1. Nurse prescribing first became part of the UK government's policy agenda following the Cumberlege Report ( DHSS, 1986). By 2001, nurse prescribing was extended to include more nurses and to cover a wider formulary. Nurse prescribers in Scotland can now prescribe a range of controlled drugs for specific medical conditions.

2. This research project provides an evaluation of the extension of prescribing powers to nurses following the introduction of new legislation in 2001 and aimed to examine:

  • The implementation and operation of the extension of nurse prescribing;
  • The impact of nurse prescribing on the appropriate use of nurses' skills;
  • Patient benefit from nurse prescribing and patients' perceptions of their experiences of care;
  • The impact of nurse prescribing extension on workloads;
  • The extent to which public health and patient safety are safeguarded; and
  • Different approaches to nurse prescribing training.


3. A variety of methods were used to achieve the project objectives across two main areas of evaluation: nurse prescribing in practice and preparing for prescribing. The evaluation of nurse prescribing in practice included:

  • Stakeholder interviews and meetings;
  • A postal questionnaire of all nurses Nursing and Midwifery Council database who prescribe;
  • Two surveys of the public;
  • Case studies involving nurse prescribers across acute and primary care settings, patients, other health professionals and managers using in depth interviews across Scotland.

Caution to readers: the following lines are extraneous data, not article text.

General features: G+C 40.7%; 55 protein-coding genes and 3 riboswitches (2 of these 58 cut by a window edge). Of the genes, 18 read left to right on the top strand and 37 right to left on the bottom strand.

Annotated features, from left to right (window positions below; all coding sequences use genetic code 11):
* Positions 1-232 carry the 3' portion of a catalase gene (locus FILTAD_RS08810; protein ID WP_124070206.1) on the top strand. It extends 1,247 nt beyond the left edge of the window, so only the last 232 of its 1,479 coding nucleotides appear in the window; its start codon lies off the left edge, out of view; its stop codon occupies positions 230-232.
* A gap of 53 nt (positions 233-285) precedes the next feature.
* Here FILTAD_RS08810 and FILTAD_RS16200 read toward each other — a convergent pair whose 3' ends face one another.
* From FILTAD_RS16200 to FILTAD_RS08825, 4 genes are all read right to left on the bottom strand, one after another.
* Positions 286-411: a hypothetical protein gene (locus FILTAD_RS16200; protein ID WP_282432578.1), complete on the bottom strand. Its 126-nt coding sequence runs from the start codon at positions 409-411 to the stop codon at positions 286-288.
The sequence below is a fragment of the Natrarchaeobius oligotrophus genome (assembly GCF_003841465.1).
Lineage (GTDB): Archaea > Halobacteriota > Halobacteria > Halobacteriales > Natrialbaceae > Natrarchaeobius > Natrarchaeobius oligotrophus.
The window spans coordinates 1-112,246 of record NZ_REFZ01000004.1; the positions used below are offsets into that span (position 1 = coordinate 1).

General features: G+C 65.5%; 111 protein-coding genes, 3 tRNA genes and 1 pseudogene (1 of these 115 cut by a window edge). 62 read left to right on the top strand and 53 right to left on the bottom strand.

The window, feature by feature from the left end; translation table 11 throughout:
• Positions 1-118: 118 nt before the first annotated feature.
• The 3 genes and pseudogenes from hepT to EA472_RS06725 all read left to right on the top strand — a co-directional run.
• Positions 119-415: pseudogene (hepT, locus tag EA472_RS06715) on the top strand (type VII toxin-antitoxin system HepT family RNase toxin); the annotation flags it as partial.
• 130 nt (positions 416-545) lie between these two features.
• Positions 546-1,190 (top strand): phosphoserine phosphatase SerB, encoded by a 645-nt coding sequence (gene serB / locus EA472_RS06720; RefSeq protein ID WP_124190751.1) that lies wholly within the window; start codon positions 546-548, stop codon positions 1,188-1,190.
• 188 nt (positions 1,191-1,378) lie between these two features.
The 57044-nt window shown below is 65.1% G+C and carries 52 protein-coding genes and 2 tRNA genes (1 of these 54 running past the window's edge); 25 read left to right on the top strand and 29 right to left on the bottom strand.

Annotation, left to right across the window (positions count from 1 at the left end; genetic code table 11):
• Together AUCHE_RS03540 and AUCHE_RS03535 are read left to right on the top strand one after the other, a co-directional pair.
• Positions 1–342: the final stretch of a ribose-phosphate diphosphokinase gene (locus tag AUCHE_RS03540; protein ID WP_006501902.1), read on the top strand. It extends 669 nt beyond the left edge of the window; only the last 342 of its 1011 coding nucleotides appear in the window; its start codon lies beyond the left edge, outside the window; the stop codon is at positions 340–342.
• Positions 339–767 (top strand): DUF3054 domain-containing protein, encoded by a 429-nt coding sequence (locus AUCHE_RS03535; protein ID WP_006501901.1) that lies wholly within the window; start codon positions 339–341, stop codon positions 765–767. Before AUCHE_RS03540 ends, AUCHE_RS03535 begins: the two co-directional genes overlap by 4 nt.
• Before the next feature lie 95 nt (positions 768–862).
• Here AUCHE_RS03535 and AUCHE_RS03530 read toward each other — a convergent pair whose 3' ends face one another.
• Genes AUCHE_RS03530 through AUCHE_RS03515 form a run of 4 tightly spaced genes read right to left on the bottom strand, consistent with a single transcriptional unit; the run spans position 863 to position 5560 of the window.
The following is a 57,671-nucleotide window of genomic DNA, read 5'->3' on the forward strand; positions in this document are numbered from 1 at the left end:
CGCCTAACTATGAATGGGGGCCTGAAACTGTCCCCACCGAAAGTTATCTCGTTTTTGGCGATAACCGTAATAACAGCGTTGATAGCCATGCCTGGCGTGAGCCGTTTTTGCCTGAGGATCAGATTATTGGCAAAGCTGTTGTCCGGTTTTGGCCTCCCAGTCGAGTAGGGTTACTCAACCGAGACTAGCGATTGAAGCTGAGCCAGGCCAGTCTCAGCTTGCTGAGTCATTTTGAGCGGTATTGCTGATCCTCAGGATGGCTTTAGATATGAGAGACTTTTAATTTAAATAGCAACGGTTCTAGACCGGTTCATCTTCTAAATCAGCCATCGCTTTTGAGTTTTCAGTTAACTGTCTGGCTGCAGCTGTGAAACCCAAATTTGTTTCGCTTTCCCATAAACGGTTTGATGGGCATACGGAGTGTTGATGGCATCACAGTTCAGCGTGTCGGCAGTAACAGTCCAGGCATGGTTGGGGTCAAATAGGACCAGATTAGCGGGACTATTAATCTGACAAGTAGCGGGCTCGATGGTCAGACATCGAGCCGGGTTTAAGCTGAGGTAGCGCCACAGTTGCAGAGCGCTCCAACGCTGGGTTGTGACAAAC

4. The exploration of nurse prescribing education also used a mixture of methods including:

  • Documentary analysis;
  • A questionnaire;
  • Interviews; and
  • Focus groups supplemented by case histories and diaries.

Findings: Nurse prescribing in practice

Patient Care

5. Patient care had been improved by nurse prescribing, particularly in specialist areas and areas of particular competence. The public generally showed considerable confidence in the nurse prescribing processes that they experienced.

6. Nurse prescribing made patient care both quicker and easier. Patients placed more value on getting appropriate and effective care than on the qualifications of the person providing the care. Patients also found benefits through better inter-professional liaison about their care and tended to prefer team working rather than autonomous practice. Patients receiving 'complete packages' of care, particularly patients with complex health needs who required daily care, found additional benefit from nurses prescribing. This also benefited carers.